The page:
Joe Schmidt won’t enjoy viewing the facts relating to Ireland’s performances in the first two matches of the Six Nations
Mark Twain wasn’t a big fan of statistical analysis as we know. “Lies, damned lies and statistics” was his famous assessment.
But the facts relating to Ireland’s form to date in this years Six Nations Championship don’t make pretty reading no matter how you look at them.
The kindest view would be that Ireland have played to their strengths and attempted to minimise risk.
But their conservative approach has led to few scoring opportunities and the fewest tries of any country. Since Conor Murray’s try in the first half of the Welsh match Ireland have failed to score a try in 133 minutes.
Even Italy have scored more often.
Ireland have more carries than any other country apart from France but paradoxically have gained less metres than any other team.
This underlines the void left in the team with the unavailability of Iain Henderson, the retirement of Paul O’Connell and limited involvement of Sean O’Brien.
CJ Stander has attempted to batter his way over the gainline manfully, but his lack of bulk and teammate support, has diminished his effectiveness.
Another area of concern is the reluctance of Ireland to off-load the ball. Only three off-loads in two matches is damning.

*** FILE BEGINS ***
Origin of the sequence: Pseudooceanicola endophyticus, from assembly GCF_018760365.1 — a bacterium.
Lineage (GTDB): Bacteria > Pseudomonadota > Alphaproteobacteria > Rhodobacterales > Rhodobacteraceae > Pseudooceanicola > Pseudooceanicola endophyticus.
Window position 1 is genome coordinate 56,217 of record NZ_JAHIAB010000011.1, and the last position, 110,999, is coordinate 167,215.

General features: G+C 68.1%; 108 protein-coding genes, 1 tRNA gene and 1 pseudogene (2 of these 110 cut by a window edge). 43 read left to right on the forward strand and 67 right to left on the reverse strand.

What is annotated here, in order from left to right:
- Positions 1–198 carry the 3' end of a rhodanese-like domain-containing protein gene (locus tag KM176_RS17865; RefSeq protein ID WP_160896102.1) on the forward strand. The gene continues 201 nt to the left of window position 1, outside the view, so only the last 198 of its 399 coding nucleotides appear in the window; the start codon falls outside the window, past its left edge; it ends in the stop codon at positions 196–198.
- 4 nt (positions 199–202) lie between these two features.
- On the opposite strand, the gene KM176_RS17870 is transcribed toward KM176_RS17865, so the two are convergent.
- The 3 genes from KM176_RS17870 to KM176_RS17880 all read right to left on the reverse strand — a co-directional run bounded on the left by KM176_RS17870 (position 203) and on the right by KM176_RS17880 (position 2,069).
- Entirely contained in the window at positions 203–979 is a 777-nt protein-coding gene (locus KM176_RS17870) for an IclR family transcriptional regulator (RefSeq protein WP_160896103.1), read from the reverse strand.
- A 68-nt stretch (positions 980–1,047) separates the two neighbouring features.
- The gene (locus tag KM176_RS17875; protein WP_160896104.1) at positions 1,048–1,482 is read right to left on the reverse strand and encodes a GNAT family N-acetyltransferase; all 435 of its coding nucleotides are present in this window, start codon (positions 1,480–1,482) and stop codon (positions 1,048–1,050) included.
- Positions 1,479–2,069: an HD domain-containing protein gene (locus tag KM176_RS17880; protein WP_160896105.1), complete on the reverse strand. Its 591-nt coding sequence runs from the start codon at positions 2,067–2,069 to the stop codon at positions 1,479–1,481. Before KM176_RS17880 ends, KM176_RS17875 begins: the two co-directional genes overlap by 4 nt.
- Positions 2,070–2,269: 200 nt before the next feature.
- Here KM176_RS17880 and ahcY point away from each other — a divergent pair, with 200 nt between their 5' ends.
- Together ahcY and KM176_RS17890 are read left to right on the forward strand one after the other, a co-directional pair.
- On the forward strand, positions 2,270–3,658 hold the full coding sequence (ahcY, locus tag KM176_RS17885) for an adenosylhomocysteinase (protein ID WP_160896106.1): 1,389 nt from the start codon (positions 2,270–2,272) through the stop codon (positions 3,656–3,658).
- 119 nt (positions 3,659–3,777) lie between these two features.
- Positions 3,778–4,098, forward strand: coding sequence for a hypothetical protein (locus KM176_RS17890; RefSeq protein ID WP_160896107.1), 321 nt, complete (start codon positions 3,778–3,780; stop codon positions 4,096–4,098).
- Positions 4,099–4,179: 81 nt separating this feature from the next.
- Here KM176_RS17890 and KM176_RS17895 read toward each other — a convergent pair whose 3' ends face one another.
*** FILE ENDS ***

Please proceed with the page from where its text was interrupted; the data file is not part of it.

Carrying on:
While risky off-loads are to be avoided, continuity of attacks in modern rugby demand close support, communication and offloading. Joe Schmidt has shunned off-loading in preference for going to ground and recycling.
This may lead to more penalty awards in your favour but results in a staccato attack and the failure to fully capitalise on line breaks.
The most embarrassing statistic of all for the defending champions is the fact that they have scored fewer points than any other team, and with England at Twickenham next up the prospect of improvement in this area is not good.
Even during Ireland’s two Championship winning seasons, Schmidt adopted an essentially conservative approach.
The only time they shook off the shackles was in last seasons final game against Scotland when the situation demanded heavy point scoring.
While not recommending reckless abandon, surely our backline can be trusted with more ball than they have been given. Along with Italy, Ireland have the most missed tackles (31).
Joe Schmidt prides himself on Ireland’s defensive record and that statistic will hurt. As we know, statistics don’t tell the full story, but they do give an indication of direction over time.
These figures are damning from an Irish point of view no matter how they are presented. There is a call for wholesale changes to the team but that is neither prudent or likely to happen.
Schmidt is a realist and he knows that his squad is denuded of some of his best players through injury. This situation occurred during Declan Kidney’s final season in charge.
How the Coach reacts to this minor crisis will be a more accurate measure of his capabilities, than how he performed when the team was winning.
No matter how poorly Mr. Peyper officiated on Saturday it is important that Schmidt focusses on areas where he can effect change, rather than venting his frustration on the officials.
Ireland need to adopt a more expansive strategy and if that requires a change in personnel then Schmidt needs to ring some changes.
Paddy Jackson has easily been the most effective fly-half in Irish rugby this season and surely warrants an opportunity. His Ulster teammate Stuart McCloskey deserves a run in the centre, with Jared Payne perhaps reverting to fullback where Rob Kearney appears to have lost his edge.